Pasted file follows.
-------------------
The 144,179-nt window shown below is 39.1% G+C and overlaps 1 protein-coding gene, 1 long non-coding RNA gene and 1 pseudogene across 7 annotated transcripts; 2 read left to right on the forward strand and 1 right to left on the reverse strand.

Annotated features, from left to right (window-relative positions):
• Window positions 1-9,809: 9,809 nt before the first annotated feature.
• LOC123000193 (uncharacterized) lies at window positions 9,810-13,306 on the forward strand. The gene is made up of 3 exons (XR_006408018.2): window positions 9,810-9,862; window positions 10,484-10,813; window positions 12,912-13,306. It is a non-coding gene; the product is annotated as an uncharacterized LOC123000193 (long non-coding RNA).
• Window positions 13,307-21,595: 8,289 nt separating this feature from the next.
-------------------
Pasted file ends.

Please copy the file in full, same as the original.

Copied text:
The 144,179-nt window shown below is 39.1% G+C and overlaps 1 protein-coding gene, 1 long non-coding RNA gene and 1 pseudogene across 7 annotated transcripts; 2 read left to right on the forward strand and 1 right to left on the reverse strand.

Annotated features, from left to right (window-relative positions):
• Window positions 1-9,809: 9,809 nt before the first annotated feature.
• LOC123000193 (uncharacterized) lies at window positions 9,810-13,306 on the forward strand. The gene is made up of 3 exons (XR_006408018.2): window positions 9,810-9,862; window positions 10,484-10,813; window positions 12,912-13,306. It is a non-coding gene; the product is annotated as an uncharacterized LOC123000193 (long non-coding RNA).
• Window positions 13,307-21,595: 8,289 nt separating this feature from the next.